Other Recent IRS Private Letter Rulings

Published date01 August 2015
Date01 August 2015
Bruce R. Hopkins’ Nonprofit Counsel DOI:10.1002/npc
this information to “better understand the Administra-
tion’s efforts to upend decades-old rules governing the
political activity of tax-exempt organizations.”
The chairmen noted that Treasury has already col-
lected this material as part of an unrelated Freedom of
Information Act request, “entirely eliminating the bur-
den of collecting responsive documents.” Furthermore,
the documents “sought relate to a proposed rulemaking
that has since been put aside, although we understand
the Administration is working on a new version to be
released this year.”
According to the June letter, Treasury has refused to
send the documents, offering to share only those docu-
ments it has already provided the FOIA litigants. The
chairmen expressed their understanding that many of
these documents are completely redacted. They wrote:
“The offer to treat Congress’s oversight inquiries like
FOIA requests inappropriately conflates the role of the
FOIA statute—which gives citizens the opportunity to
monitor governmental functions and obtain informa-
tion, with some restrictions—with Congress’s absolute
right to understand the basis upon which the Adminis-
tration executes the law.” FOIA does not, they added,
“limit congressional oversight.”
The Treasury also refuses to provide documents
relating to the pending rulemaking for the reason
that the request “implicate[s] well-established Executive
Branch confidentiality interests.” The lawmakers noted
that their request does not seek documents concerning
the pending regulation project.
They again requested the documents, in “complete
and unredacted form.” Should the Treasury Depart-
ment continue to refuse to provide them, they stated
that the committees “will consider initiating compulsory
process.” [23]
Note: The chairmen’s letter cited a 1979 DC Circuit
opinion, which states that FOIA “is not authority to with-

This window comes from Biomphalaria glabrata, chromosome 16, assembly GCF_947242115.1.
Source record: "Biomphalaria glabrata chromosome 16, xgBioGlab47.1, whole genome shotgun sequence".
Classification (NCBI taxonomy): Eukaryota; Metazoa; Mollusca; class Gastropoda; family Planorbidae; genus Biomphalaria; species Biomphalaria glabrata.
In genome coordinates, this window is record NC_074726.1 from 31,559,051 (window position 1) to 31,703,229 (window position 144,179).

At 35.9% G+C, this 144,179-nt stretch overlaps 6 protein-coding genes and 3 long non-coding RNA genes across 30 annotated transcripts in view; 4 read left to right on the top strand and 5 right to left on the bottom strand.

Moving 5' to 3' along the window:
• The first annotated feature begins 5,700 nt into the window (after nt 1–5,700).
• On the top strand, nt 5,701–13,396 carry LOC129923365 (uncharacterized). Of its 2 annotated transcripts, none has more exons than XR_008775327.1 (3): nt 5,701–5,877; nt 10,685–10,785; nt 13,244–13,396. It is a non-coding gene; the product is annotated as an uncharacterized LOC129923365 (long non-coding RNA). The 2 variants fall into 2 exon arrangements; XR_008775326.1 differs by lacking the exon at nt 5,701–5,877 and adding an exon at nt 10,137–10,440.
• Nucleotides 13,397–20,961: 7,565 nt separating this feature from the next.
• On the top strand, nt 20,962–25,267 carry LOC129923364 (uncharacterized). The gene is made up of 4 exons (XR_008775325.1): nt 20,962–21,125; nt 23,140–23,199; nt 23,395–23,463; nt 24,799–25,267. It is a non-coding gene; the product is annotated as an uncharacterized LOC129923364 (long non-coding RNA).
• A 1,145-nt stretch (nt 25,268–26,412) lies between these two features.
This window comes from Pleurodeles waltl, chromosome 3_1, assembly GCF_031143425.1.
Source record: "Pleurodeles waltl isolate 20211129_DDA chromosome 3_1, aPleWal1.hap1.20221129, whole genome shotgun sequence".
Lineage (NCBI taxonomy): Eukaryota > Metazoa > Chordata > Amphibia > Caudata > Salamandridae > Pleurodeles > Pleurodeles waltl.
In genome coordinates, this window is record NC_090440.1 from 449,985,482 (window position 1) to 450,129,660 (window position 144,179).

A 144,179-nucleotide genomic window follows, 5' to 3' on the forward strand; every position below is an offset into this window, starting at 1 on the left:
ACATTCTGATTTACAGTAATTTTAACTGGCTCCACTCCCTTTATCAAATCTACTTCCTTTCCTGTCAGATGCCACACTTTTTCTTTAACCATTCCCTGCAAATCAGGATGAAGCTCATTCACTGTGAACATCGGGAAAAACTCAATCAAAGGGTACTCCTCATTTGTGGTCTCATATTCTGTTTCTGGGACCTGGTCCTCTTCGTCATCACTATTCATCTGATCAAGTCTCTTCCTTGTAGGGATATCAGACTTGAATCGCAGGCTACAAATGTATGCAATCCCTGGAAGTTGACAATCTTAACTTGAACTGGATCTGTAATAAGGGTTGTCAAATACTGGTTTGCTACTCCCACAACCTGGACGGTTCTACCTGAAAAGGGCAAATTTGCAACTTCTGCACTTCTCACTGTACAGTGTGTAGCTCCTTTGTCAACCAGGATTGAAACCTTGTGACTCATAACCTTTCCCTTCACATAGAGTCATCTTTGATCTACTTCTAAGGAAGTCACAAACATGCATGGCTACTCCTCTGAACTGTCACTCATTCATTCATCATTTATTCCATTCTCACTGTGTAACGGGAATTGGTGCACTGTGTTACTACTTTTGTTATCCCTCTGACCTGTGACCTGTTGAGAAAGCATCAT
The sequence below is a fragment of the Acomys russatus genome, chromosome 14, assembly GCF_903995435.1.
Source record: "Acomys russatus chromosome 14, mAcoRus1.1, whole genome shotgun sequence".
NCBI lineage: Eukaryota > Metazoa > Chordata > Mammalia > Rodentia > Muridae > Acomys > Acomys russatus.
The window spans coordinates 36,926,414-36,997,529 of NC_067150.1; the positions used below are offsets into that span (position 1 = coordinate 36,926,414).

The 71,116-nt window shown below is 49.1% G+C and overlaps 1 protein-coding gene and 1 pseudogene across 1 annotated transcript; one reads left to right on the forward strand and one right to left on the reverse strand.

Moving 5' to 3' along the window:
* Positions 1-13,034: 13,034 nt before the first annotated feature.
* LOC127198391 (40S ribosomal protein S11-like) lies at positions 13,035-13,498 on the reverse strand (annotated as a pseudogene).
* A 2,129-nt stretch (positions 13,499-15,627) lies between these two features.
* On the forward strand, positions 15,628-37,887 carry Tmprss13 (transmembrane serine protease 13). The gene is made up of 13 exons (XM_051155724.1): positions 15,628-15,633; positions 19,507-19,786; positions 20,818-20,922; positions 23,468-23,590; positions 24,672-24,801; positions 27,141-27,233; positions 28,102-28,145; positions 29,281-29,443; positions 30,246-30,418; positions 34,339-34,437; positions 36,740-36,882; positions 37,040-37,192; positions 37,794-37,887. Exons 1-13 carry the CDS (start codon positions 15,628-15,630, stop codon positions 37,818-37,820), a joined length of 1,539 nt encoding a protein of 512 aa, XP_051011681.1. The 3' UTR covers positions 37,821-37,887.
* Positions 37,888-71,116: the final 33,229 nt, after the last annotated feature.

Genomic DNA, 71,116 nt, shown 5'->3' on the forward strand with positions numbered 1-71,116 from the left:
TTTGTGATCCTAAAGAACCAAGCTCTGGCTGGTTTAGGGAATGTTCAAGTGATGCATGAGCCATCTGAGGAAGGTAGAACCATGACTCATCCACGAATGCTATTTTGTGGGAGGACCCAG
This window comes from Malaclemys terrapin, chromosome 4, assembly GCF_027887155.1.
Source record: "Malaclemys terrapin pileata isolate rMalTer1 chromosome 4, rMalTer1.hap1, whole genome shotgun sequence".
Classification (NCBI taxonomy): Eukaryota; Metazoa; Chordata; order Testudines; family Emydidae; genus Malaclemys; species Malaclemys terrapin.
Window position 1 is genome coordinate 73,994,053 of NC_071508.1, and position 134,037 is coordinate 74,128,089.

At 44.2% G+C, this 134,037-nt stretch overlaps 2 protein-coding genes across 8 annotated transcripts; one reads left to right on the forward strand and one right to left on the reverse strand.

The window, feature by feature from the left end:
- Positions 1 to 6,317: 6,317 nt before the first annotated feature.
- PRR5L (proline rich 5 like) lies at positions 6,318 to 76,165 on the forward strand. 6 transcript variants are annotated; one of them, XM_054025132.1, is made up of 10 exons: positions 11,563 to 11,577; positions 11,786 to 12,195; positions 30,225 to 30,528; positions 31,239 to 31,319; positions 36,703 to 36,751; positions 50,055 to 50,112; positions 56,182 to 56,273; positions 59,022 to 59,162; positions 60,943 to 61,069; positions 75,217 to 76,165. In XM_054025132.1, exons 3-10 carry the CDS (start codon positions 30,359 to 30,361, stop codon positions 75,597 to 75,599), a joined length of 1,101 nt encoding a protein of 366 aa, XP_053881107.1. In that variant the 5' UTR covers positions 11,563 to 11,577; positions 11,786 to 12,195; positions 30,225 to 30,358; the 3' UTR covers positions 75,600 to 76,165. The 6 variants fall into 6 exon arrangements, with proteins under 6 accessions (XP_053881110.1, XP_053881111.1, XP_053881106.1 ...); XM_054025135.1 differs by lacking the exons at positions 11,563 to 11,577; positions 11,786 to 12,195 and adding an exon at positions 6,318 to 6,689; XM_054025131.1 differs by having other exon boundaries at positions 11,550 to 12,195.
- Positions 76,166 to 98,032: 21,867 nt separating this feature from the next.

hold information from Congress.” The appellate court
added: “Congress, whether as a body, through commit-
tees, or otherwise, must have the widest possible access
to executive branch information if it is to perform its
manifold responsibilities effectively” (Murphy v. Depart-
ment of the Army).
An organization is a regional, consumer-owned,
rural electric power cooperative corporation formed to
generate and deliver electric power and other energy
at wholesale to its member systems, many of which
are rural electric cooperatives. It is taxable for federal
income tax purposes. It has several classes of members.
Two entities operating transmission facilities operate as
an integrated basis. Their transmission arrangement is
being changed to a “regional transmission organiza-
tion,” which is a tax-exempt business league (an IRC
501(c)(6) entity). The cooperative is to become a mem-
ber of this exempt organization. The IRS ruled that the
organization will retain sufficient control and risk of loss
with respect to its facilities pursuant to its membership
agreement with the RTO to enable the agreement to
be considered a management contract for federal tax
purposes, rather than a lease or some other arrange-
ment (Priv. Ltr. Rul. 201525007). The organization
represented to the IRS that it will maintain full physical
possession, financial responsibility for, and operational
control over its facilities, subject only to the administra-
tive oversight and operational authority granted to the
RTO by the membership agreement. [14.1]
A nonprofit corporation was formed with purposes
to provide business consulting services to business own-
ers, fiscal agent services to “non-established” nonprofit
organizations, grant-writing services, and training and
administrative services. This is all to be done on a fee-
for-service basis. The fees are based on those charged
by local consultants. The IRS declined to recognize this
entity as a tax-exempt charitable organization, con-
cluding that it is a “consulting agency” (Priv. Ltr. Rul.
201525011). The IRS also stated that the entity has an
“underlying commercial motive.” [4.10]
Proposed regulations have been issued providing
guidance regarding programs under the Achieving a
Better Life Experience Act. (This is one of the quickest
instances of an item first appearing on the Priority Guid-
ance Program list (see last month’s issue) and then com-
ing into existence.) The underlying statute (IRC § 529A)
provides rules pursuant to which states or state agencies
or instrumentalities may establish and maintain a new
type of tax-exempt savings program by means of which
contributions may be made to the account of an eligible
disabled individual to meet qualified disability expenses.
These accounts also receive favorable treatment for pur-
poses of certain means-tested federal programs.
Summary of Statute
The ABLE Act was enacted as part of the Tax Increase
Prevention Act of 2014, the most recent of the extend-
ers laws (see the February 2014 issue). As the preamble
to these proposed regulations states, Congress “recog-
nized the special financial burdens borne by families rais-

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